Manchin Says He’ll Block Biden’s Next Big Package if Republican Views Are Ignored

March 8, 2021 Updated: March 8, 2021

Sen. Joe Manchin (D-W.Va.) told “Axios on HBO” in an interview published March 8 that he’ll block President Joe Biden’s next major legislative initiative unless more effort is made to include Republican voices.

Manchin told the outlet that the $1.9 trillion COVID-19 relief bill that cleared the Senate this weekend could have won some Republican backing if just a few concessions had been made. Instead, the package was adopted along a strict party-line vote that Republicans denounced as a partisan “wish list” padded with spending unrelated to the pandemic.

In a March 5 press conference, Sen. Lindsey Graham (R-S.C.), Senate Minority Whip John Thune (R-S.D.), and several other Senate Republicans criticized what they said was a partisan process around passing the bill, calling Biden’s previous calls for unity “hollow,” and denouncing the package as “bloated, wasteful, and partisan.”

“They’ve chosen a partisan path. And the reason we’re not doing it together now is they don’t want to do it together. They’ve got a wish list that’s unrelated to COVID that none of us are going to buy into,” Graham said.

“They see this as an opportunity to appropriate money for their liberal wish list using COVID as the reason.”

As the bill underwent a marathon voting session that lasted more than 24 hours, Democrats rejected all but three Republican amendments to it, including one minor technical issue and another that was later overridden by a similar Democrat amendment.

One of the Republican amendments to be adopted was amendment No. 1092, which would reduce the unemployment insurance add-on to $300 from $400, introduced by Sen. Rob Portman (R-Ohio) and backed by Manchin.

Epoch Times Photo
The U.S. Capitol in the evening hours in Washington on March 5, 2021. (Alex Wong/Getty Images)

Portman’s amendment, which provided the extra jobless benefit until July 18, was short-lived, however. About an hour later, Democrats passed their own related amendment, which overrode Portman’s by extending the benefits through Sept. 6.

Manchin voted with all 49 Republican senators present to approve Portman’s amendment, although he later voted with his Democratic colleagues on the superseding amendment that additionally made the first $10,200 in unemployment benefits tax-free for some households.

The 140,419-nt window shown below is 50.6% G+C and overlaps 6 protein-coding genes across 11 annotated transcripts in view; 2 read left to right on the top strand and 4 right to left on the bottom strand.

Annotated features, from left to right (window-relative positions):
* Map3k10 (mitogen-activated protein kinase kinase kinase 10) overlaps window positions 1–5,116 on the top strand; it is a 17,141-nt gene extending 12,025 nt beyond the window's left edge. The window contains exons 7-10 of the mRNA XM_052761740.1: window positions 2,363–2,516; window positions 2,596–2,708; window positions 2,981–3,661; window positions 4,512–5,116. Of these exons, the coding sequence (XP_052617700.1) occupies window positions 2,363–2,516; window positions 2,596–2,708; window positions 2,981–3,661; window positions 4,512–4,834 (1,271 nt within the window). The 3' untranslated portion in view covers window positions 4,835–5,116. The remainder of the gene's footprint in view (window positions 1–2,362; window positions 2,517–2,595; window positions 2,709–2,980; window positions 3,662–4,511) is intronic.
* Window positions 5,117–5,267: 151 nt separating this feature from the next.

The Senate ultimately approved the $1.9 trillion stimulus package with all 50 Democrats voting for, and all present Republicans voting against. Dan Sullivan (R-Alaska) had to leave to go home for the funeral of his father-in-law and was absent for the vote.

The bill, also known as the American Rescue Plan or H.R. 1319, was approved by the House on Feb. 27 by a vote of 219–212, with all Republicans and two Democrats voting against it.

The bill will be returned to the House for reconciliation, which is expected to happen this week.

Following the passage of the American Rescue Plan, attention is turning to the next major Democrat legislative thrust, an infrastructure bill estimated at between $2 trillion and $4 trillion.

Manchin said in his interview on Axios that he will oppose the infrastructure package if greater efforts aren’t made to include Republicans’ views.

“I’m not going to do it through reconciliation,” a process that would require only a simple majority, as the American Rescue Plan did, Manchin said. “I am not going to get on a bill that cuts them out completely before we start trying.”

Echoing his earlier position on the issue of getting rid of the Senate filibuster, the regulation that makes most bills subject to a 60-vote supermajority to pass, Manchin had words of caution for his Democrat colleagues.

“I would say this to my friends. You’ve got power. Don’t abuse it,” he told Axios. “And that’s exactly what you’ll be doing if you throw the filibuster out.”

The 50–50 split Senate has catapulted Manchin—with his crucial swing vote—to a prominent position as kingmaker, with many conservatives hoping the West Virginia senator will serve as a check on the Democrats’ more radical policy impulses.

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